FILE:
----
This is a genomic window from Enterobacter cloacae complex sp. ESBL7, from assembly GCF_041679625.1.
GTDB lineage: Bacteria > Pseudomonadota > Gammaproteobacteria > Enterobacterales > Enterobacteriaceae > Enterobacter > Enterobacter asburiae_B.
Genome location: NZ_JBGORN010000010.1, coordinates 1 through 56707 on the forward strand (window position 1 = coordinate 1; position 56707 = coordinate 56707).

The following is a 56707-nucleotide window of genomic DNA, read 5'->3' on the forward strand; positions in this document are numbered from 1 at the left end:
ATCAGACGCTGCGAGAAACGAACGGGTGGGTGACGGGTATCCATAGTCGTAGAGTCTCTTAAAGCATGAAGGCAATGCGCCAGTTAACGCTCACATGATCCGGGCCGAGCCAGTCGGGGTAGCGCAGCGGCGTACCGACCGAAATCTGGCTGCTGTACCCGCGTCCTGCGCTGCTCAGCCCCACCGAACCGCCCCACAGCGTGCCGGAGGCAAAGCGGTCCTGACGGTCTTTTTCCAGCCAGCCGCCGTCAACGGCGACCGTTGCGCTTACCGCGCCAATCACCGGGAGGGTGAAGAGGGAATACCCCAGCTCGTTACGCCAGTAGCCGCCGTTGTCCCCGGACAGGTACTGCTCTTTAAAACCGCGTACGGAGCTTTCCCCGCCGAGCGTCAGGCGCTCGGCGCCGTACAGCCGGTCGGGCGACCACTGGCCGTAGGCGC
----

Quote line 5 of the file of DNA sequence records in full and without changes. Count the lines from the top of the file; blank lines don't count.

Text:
ATCAGACGCTGCGAGAAACGAACGGGTGGGTGACGGGTATCCATAGTCGTAGAGTCTCTTAAAGCATGAAGGCAATGCGCCAGTTAACGCTCACATGATCCGGGCCGAGCCAGTCGGGGTAGCGCAGCGGCGTACCGACCGAAATCTGGCTGCTGTACCCGCGTCCTGCGCTGCTCAGCCCCACCGAACCGCCCCACAGCGTGCCGGAGGCAAAGCGGTCCTGACGGTCTTTTTCCAGCCAGCCGCCGTCAACGGCGACCGTTGCGCTTACCGCGCCAATCACCGGGAGGGTGAAGAGGGAATACCCCAGCTCGTTACGCCAGTAGCCGCCGTTGTCCCCGGACAGGTACTGCTCTTTAAAACCGCGTACGGAGCTTTCCCCGCCGAGCGTCAGGCGCTCGGCGCCGTACAGCCGGTCGGGCGACCACTGGCCGTAGGCGC